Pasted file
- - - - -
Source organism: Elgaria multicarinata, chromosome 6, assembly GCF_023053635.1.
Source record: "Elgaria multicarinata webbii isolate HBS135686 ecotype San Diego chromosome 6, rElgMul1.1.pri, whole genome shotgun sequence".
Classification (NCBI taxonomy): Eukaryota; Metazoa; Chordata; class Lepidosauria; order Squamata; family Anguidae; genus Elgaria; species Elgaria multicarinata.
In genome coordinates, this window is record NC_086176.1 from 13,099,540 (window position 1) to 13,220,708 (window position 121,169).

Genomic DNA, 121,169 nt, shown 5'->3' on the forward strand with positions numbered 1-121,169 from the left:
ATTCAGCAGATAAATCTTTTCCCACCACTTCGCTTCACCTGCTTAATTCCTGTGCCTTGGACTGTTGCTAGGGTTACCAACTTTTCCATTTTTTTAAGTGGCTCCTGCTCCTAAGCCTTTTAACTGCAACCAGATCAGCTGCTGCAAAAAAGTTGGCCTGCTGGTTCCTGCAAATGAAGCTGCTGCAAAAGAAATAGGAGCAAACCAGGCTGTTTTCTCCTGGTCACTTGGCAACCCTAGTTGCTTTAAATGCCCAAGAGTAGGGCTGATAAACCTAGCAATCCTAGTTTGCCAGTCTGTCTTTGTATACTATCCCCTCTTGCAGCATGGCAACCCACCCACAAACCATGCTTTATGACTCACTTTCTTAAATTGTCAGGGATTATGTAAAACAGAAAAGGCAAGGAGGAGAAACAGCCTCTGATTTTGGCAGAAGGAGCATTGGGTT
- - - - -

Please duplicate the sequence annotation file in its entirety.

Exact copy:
Source organism: Elgaria multicarinata, chromosome 6, assembly GCF_023053635.1.
Source record: "Elgaria multicarinata webbii isolate HBS135686 ecotype San Diego chromosome 6, rElgMul1.1.pri, whole genome shotgun sequence".
Classification (NCBI taxonomy): Eukaryota; Metazoa; Chordata; class Lepidosauria; order Squamata; family Anguidae; genus Elgaria; species Elgaria multicarinata.
In genome coordinates, this window is record NC_086176.1 from 13,099,540 (window position 1) to 13,220,708 (window position 121,169).

Genomic DNA, 121,169 nt, shown 5'->3' on the forward strand with positions numbered 1-121,169 from the left:
ATTCAGCAGATAAATCTTTTCCCACCACTTCGCTTCACCTGCTTAATTCCTGTGCCTTGGACTGTTGCTAGGGTTACCAACTTTTCCATTTTTTTAAGTGGCTCCTGCTCCTAAGCCTTTTAACTGCAACCAGATCAGCTGCTGCAAAAAAGTTGGCCTGCTGGTTCCTGCAAATGAAGCTGCTGCAAAAGAAATAGGAGCAAACCAGGCTGTTTTCTCCTGGTCACTTGGCAACCCTAGTTGCTTTAAATGCCCAAGAGTAGGGCTGATAAACCTAGCAATCCTAGTTTGCCAGTCTGTCTTTGTATACTATCCCCTCTTGCAGCATGGCAACCCACCCACAAACCATGCTTTATGACTCACTTTCTTAAATTGTCAGGGATTATGTAAAACAGAAAAGGCAAGGAGGAGAAACAGCCTCTGATTTTGGCAGAAGGAGCATTGGGTT